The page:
Thunder routed by Spurs, drop to 3-2 in West Finals

All of the effort, the intensity and urgency the Thunder had in Game 5 disappeared.

In its place? One major question.

After pulling itself even with San Antonio in this Western Conference Finals, Oklahoma City gave it all back in a disappointing combination of lack of hustle, absence of defense and an amazing San Antonio performance.

This time it was the Thunder and coach Scott Brooks who gave up early, sitting Kevin Durant, Serge Ibaka and Russell Westbrook with more than 8 minutes to go in the game and the Thunder woefully out of the game.

San Antonio won Game 5, 117-89 and now, among the questions the Thunder have to face is, can this Oklahoma City team win a Game 7 on the road at San Antonio after no-showing there three times already this series?

But that’s for later. For now, Game 6 on Saturday night seems like it comes down to one thing: Will the Thunder play hard?

That’s plenty to think about, and there’s no way to know for sure, as the Thunder face elimination for the second time this season and the first time at home.

The Thunder were so good for a pair of games in Oklahoma City where the Spurs never shot 40 percent and looked shaken and intimidated in the face of Ibaka. But Game 5, San Antonio was never threatened after the first quarter. The Spurs shot 51 percent and Ibaka was never a factor, offensively or defensively.

"Sometimes it’s not about X’s and O’s," Spurs guard Manu Ginobili said to TNT after the game. "It’s about how hard you play."

Hard to argue with that kind of logic in a series where the Thunder have been outscored by 80 points in three games in San Antonio. Sure, the Spurs are good and deserving of the top-seed in the Western Conference, but they aren’t 80 points better than the Thunder. And sure, Ibaka missed those first two games of the series in San Antonio which may have contributed to some unbalanced final scores, but no one would confuse any of these three Thunder showings in San Antonio as games played with maximum effort.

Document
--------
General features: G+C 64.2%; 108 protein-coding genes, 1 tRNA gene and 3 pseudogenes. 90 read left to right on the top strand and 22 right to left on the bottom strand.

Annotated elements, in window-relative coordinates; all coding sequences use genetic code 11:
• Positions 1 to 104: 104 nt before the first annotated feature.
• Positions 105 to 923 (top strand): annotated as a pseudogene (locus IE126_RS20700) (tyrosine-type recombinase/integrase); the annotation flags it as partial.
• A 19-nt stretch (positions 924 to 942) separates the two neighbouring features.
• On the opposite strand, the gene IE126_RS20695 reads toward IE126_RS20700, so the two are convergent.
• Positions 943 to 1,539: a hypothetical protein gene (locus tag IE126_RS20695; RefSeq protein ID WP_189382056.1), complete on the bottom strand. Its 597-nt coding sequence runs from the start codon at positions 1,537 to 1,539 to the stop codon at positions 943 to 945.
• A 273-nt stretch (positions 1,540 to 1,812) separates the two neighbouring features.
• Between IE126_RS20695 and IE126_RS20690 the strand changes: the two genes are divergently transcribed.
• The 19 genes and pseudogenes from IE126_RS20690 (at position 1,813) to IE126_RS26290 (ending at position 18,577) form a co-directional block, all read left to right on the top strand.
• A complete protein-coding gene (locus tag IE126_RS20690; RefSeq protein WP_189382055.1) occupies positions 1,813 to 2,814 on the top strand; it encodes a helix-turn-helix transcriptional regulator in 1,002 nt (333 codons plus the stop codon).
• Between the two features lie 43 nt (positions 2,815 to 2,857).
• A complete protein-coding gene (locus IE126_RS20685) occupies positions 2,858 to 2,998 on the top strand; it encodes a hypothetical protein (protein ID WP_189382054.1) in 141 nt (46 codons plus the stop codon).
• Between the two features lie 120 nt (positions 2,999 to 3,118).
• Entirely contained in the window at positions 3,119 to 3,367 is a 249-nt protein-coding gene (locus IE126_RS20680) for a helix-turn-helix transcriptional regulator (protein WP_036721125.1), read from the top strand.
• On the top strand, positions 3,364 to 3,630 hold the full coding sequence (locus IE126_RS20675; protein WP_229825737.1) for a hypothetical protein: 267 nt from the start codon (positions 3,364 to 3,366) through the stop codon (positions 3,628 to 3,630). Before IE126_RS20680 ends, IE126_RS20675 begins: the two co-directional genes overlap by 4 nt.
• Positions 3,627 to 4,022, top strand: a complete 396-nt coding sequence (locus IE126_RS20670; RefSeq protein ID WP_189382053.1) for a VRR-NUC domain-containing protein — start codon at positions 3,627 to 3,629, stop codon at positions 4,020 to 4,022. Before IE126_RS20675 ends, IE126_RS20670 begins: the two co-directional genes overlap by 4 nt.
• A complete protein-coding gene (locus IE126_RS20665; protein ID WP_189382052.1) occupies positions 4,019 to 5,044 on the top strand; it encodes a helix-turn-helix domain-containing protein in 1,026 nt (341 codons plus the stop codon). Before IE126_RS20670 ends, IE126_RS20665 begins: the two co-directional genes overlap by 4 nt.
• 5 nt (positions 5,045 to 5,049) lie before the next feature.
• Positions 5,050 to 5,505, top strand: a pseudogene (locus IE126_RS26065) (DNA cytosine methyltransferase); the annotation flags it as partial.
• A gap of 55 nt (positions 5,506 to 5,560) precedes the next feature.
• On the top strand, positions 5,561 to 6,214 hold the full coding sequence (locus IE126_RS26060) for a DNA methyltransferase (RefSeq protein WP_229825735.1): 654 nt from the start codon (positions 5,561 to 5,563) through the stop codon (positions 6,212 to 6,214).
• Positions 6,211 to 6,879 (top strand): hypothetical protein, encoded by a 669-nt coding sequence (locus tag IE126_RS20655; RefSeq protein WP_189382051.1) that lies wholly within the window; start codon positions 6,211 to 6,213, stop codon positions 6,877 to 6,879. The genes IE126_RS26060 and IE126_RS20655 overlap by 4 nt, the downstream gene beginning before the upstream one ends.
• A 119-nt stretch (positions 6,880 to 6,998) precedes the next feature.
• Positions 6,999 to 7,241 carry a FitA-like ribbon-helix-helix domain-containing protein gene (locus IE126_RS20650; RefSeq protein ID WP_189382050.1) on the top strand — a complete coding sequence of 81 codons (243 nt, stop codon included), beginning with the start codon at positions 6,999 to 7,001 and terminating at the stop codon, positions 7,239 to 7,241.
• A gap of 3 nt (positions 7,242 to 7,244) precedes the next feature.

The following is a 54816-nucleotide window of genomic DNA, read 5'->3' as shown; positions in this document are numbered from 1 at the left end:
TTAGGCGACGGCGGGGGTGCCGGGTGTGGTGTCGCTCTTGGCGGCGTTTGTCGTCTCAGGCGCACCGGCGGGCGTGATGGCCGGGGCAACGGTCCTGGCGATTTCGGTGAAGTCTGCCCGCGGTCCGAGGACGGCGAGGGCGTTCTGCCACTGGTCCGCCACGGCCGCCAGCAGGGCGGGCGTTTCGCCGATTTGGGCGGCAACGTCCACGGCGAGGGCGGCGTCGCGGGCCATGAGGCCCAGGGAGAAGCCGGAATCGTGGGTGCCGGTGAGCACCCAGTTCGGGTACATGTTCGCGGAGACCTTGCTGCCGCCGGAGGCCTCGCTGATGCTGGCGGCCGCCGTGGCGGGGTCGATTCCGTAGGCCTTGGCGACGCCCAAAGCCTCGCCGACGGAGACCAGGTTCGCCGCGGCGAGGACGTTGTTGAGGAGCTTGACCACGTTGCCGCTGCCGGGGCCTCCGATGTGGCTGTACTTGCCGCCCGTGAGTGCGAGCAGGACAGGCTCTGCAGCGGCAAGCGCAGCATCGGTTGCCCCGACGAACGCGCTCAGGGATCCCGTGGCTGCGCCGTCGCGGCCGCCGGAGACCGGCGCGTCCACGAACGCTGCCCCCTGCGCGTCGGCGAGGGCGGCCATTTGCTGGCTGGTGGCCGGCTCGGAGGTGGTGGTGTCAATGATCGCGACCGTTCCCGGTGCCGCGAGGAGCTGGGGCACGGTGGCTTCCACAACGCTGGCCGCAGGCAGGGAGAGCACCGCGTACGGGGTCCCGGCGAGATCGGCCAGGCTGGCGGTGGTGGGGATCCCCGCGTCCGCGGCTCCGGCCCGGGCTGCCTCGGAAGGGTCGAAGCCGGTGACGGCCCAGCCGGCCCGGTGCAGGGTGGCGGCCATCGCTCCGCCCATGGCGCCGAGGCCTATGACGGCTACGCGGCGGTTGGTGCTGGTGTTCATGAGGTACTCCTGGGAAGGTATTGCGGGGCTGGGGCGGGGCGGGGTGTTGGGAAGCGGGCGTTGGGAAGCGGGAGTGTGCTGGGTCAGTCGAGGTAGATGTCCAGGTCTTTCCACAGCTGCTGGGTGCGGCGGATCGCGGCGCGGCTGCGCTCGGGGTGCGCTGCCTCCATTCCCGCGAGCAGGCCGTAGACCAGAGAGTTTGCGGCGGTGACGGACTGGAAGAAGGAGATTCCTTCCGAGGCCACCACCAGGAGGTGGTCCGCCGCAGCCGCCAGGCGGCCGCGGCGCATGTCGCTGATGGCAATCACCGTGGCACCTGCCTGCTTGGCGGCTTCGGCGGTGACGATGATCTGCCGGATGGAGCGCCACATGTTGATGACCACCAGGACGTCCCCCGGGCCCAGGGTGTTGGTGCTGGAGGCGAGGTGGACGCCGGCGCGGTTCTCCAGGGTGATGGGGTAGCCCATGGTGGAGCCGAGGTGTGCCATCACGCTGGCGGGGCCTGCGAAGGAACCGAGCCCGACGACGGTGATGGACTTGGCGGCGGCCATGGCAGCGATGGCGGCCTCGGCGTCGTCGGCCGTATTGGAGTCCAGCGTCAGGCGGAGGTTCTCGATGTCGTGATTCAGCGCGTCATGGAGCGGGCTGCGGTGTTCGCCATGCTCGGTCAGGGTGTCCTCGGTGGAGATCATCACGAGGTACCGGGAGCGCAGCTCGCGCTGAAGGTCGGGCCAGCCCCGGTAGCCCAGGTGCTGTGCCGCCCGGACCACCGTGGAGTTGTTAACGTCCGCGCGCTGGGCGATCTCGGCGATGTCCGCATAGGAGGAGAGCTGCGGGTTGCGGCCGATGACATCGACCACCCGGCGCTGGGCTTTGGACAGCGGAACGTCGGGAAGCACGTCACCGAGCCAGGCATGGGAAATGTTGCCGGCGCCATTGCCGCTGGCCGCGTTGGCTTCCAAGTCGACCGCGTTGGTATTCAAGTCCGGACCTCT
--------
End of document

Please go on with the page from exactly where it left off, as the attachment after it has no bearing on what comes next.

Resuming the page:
Westbrook and Durant teamed up for 71 points on Tuesday. Thursday, they didn’t look effective, going for an average 46 points. Westbrook didn’t have the kind of defensive intensity he flaunted in Game 4. Durant held down Kawhi Leonard in Oklahoma City. Thursday, Leonard had 14 points and Durant had just two assists and five rebounds. Ibaka was 3-of-10 with two rebounds in 27 minutes.

The Spurs surpassed their Game 4 point total in the third quarter. Tim Duncan played like he did in Game 1, going 8-of-13 and finishing with 22 points. Five other Spurs scored in double figures.

"The aggressiveness," Manu Ginobili said. We played harder, sharper. It was a fun to play game. A different story."

A different story because, for whatever reason, OKC never did get to playing like they had in Games 3 and 4. The Thunder didn’t run well (four fast-break points), were out-rebounded 48-35, missed seven free throws and put San Antonio on the line 30 times. Overall, OKC shot just 43.2 percent.

The lack of offense led to an apathetic defense.

The apathetic defense led to the Spurs taking a 3-2 series lead.

"That’s what happens against a skilled basketball team," coach Scott Brooks said to reporters after the game. "We gave them everything they wanted. We’re a defensive-minded team that scores off of our defense. We didn’t have it tonight."

And that may be the hardest thing to explain. Why wouldn’t the Thunder have an edge, or have possibly learned a lesson after two horrid showings previously in San Antonio?

Why wouldn’t they play with maximum effort?

There was no lesson learned. San Antonio scored 62 points in the second and third quarter and the Thunder managed just 34 total points in the second half.

"We’re going to figure out ways to get better," Brooks said. "We have to regroup and come back better."

Seems simple enough. When the Thunder play hard, they win.

Follow Andrew Gilman on Twitter: @andrewgilmanOK